In my stride- another post on walking

P1030587 going uphill Solveig

“I will walk this road a while, I will walk it with a smile, I will take it in my stride, someday I’ll be satisfied”
Allen Reynolds, My Ship will sail

As you can see the weather last Sunday was glorious. The air was so clear that the whole world looked different. The road you see far away is HW101. From our climb up to Gaviota peak it was nothing more than a line running through the hills. The speed and traffic down there was nothing. As we went up I did not really think about that, I just enjoyed, and obviously I took my time, as the picture is taken by my husband, waiting for me further uphill.

Then, two miles into the hike my knees told me that they were not happy. I was surprised, “you have never complained before, what is this all about”, I asked my body.  Pain and more pain was the answer, until my right knee locked and would not bend at all. As this was new to me, I just told my husband to keep going. I would turn around and slowly start going back. He would join me when returning.

I started to walk, slowly. I am used to pain, but this knee did not only hurt, it alternated between being locked and being all loose so I could not trust my leg. Gradually my thoughts got all tangled, with anxiety, with fear, with resentment, and well…with pain. What if I tumbled down the ravine, what if I fell in the grass, where were the snakes and the mountain lions, was that a turkey vulture? Then, what if I had to do surgery on my knees, how should a helicopter be able to pick me up if I gave in, and oh, there was no phone service.. You see, pretty pessimistic for a normally sunny soul.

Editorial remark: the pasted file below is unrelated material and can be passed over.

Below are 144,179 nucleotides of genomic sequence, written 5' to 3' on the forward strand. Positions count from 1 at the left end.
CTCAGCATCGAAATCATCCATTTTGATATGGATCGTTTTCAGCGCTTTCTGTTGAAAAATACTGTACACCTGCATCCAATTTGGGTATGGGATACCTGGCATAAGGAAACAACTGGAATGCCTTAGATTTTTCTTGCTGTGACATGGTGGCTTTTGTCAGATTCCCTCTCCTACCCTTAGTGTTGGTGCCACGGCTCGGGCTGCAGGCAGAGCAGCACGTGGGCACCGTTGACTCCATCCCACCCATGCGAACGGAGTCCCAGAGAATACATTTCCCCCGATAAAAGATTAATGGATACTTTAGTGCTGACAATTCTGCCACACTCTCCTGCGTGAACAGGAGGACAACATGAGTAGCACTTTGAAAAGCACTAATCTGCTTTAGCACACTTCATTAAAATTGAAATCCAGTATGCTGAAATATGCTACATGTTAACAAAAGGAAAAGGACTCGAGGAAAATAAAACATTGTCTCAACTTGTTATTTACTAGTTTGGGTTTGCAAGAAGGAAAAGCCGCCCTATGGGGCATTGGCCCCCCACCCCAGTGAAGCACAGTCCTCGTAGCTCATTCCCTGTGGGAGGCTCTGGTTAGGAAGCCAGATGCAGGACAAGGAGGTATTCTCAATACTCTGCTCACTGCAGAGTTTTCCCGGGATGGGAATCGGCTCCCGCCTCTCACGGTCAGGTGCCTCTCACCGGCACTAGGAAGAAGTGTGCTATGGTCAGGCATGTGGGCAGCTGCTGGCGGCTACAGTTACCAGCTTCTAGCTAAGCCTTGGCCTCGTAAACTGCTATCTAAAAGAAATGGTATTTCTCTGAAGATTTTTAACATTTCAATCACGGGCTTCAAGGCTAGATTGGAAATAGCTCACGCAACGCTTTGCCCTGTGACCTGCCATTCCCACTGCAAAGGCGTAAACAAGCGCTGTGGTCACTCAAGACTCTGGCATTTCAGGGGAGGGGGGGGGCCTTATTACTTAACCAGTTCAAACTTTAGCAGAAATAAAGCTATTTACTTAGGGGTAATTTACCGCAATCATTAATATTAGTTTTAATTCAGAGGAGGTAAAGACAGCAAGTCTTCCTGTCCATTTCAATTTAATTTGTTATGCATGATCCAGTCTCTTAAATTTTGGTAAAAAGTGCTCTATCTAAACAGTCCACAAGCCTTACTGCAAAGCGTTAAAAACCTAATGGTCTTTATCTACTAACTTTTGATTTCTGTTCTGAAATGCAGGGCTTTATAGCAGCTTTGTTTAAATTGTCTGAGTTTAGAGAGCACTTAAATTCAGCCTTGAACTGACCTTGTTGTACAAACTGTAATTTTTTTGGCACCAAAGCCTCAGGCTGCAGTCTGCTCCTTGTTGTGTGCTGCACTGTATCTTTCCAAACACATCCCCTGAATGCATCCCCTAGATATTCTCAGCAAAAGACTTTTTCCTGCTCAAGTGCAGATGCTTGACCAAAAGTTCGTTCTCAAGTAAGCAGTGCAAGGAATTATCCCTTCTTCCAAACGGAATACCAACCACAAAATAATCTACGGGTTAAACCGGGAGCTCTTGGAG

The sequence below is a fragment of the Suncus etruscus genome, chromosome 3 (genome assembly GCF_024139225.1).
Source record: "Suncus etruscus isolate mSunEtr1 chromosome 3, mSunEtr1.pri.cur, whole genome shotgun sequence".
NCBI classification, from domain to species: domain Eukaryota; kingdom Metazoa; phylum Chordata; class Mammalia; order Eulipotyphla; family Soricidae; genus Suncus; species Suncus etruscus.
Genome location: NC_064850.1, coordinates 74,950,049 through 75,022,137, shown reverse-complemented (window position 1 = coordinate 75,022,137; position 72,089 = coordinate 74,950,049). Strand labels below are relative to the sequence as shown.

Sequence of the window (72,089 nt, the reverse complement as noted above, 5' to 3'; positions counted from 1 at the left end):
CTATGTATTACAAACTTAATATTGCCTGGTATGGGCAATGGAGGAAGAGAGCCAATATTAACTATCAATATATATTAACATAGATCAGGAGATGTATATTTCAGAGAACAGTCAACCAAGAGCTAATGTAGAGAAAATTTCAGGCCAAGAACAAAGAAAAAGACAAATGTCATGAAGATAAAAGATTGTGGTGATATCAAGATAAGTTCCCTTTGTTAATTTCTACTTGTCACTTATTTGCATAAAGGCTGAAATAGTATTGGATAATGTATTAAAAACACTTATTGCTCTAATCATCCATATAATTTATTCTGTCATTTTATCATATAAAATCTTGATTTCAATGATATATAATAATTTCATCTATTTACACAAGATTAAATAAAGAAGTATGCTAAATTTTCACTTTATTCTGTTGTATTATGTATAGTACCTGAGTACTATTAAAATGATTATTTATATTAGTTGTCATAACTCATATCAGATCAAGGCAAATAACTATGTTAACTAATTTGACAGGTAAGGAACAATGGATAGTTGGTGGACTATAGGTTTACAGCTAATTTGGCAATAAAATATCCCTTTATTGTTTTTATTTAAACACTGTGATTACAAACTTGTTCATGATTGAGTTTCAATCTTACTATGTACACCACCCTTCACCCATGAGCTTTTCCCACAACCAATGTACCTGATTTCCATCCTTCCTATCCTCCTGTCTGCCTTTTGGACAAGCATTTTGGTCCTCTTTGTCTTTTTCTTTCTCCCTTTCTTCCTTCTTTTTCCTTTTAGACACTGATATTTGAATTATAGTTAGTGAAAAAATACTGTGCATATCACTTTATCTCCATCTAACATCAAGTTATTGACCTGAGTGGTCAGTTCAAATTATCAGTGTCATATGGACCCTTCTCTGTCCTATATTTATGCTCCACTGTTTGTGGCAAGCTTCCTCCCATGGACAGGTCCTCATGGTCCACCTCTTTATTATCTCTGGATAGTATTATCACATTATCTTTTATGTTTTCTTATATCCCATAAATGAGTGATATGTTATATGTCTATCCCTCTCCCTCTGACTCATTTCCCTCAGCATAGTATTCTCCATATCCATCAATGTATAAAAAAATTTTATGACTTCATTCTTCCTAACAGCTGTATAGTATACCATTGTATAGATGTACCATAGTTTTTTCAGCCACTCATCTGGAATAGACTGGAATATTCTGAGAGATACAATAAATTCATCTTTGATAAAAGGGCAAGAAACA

As my steps were only inches long, as I had to stop and hold on to every tree, stone or gate I found, I had lots of time for thinking, and for reflecting on my own thinking. As I slowly eked forward I tried to focus on what fear was real, and what was fear for “could be real”. The fact was I was outside, I could enjoy the vistas, I had not seen a dangerous animal at all. And later, rather than sooner I had to be somewhere were my phone worked and where I could be picked up. The knee hurt just as much when moving as when resting. There was only one thing to do, leave all the worries in a tangle to be dealt with if their time came, and keep walking.

So I did. I took pictures when I rested, I inhaled the crisp mountain air, and of course I sang, of course I prayed. No one else was around, and the hills got a consert of my whole repertoire from Bach’s “Ich Halte treulich Still” to Cash’s “I’ll take it in my stride”. Three hours later I was back in our car, knee throbbing but none of my other worries had materialized yet. Then Stig came, and we drove home.

The next morning my knees were good. I do not know why. Unfortunately I know too well that most problems won’t go away just by me plodding and singing along. Some of them do though, and for those that don’t, at least it helps to take some strides at the time and let the other wait their time. And then of course, praying, singing and smiling are untangling tools by themselves.

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